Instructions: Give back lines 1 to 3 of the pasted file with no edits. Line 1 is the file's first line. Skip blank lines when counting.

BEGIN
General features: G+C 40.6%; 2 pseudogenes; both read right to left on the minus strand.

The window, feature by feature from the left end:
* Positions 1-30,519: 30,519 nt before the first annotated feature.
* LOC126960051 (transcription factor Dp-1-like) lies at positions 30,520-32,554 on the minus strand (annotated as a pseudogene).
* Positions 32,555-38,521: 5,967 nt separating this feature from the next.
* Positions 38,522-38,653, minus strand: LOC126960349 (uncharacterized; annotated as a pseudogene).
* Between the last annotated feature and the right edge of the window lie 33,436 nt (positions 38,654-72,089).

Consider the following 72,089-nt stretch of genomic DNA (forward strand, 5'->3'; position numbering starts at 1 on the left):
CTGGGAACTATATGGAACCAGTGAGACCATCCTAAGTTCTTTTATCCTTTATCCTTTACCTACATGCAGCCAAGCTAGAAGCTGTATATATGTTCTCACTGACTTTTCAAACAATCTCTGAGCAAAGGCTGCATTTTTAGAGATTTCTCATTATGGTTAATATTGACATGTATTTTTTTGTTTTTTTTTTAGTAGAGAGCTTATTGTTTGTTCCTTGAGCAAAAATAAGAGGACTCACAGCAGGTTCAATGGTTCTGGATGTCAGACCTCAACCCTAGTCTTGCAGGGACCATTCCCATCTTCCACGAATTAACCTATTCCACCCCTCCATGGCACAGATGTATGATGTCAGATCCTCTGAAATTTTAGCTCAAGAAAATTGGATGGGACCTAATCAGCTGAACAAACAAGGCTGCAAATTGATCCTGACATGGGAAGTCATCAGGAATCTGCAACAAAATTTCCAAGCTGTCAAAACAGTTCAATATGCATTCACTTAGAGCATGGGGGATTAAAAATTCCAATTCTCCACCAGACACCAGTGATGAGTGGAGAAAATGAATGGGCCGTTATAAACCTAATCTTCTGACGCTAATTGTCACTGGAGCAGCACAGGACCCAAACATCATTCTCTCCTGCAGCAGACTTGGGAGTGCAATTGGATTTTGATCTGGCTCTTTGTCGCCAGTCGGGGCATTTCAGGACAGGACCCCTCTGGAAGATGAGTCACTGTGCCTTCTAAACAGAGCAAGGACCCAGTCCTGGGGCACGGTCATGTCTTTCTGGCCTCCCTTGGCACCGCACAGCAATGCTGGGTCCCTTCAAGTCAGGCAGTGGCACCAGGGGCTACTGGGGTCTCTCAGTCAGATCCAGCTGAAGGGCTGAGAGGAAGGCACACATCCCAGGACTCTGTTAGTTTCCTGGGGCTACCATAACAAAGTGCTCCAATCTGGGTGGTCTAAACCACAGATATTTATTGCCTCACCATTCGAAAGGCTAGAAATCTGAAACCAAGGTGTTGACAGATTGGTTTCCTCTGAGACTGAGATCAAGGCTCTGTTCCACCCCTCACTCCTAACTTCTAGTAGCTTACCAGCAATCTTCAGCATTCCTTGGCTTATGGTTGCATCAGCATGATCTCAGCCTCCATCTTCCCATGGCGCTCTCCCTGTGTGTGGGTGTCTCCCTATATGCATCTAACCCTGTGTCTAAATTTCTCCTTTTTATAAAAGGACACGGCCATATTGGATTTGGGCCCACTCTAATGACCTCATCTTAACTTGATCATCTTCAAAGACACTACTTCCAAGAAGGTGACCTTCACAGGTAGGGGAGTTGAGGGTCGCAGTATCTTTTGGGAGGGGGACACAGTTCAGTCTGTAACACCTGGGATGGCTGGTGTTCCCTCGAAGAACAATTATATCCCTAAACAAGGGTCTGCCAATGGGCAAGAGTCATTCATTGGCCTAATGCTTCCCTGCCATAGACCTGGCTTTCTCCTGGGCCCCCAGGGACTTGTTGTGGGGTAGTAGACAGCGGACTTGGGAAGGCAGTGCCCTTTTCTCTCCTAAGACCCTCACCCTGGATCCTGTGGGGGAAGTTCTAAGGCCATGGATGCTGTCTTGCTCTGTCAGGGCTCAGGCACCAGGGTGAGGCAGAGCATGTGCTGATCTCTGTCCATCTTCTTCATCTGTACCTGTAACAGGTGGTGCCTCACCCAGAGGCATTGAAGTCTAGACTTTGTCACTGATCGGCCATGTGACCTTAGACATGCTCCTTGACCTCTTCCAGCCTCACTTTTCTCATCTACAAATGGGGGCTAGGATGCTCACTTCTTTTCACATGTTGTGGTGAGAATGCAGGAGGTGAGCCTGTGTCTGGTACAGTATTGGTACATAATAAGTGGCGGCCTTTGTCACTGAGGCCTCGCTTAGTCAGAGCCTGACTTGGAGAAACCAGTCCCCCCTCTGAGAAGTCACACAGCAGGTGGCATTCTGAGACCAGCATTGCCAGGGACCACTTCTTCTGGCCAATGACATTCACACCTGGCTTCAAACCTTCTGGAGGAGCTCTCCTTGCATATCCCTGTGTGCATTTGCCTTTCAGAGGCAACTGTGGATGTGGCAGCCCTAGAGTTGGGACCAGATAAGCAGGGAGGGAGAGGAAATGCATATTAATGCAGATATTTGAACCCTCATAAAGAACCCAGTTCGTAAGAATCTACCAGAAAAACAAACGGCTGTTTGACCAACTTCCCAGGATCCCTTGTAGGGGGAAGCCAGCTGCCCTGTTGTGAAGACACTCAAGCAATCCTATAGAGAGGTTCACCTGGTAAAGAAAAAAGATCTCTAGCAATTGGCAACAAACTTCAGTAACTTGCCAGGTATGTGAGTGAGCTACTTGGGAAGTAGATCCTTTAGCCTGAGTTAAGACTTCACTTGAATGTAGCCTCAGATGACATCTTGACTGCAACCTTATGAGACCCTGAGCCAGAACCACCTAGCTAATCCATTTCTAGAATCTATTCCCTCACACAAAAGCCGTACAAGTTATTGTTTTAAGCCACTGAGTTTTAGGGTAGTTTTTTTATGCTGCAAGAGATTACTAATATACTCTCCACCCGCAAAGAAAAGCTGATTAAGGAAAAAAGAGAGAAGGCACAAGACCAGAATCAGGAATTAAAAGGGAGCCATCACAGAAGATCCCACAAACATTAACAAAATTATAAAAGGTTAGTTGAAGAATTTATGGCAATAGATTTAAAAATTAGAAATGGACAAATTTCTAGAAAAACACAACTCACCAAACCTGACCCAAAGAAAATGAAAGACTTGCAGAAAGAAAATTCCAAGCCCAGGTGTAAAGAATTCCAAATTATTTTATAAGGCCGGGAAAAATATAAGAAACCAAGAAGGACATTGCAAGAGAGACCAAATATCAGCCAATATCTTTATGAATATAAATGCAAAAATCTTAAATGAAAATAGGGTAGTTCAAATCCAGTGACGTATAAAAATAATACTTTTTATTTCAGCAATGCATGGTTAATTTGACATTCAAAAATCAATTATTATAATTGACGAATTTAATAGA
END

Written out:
General features: G+C 40.6%; 2 pseudogenes; both read right to left on the minus strand.

The window, feature by feature from the left end:
* Positions 1-30,519: 30,519 nt before the first annotated feature.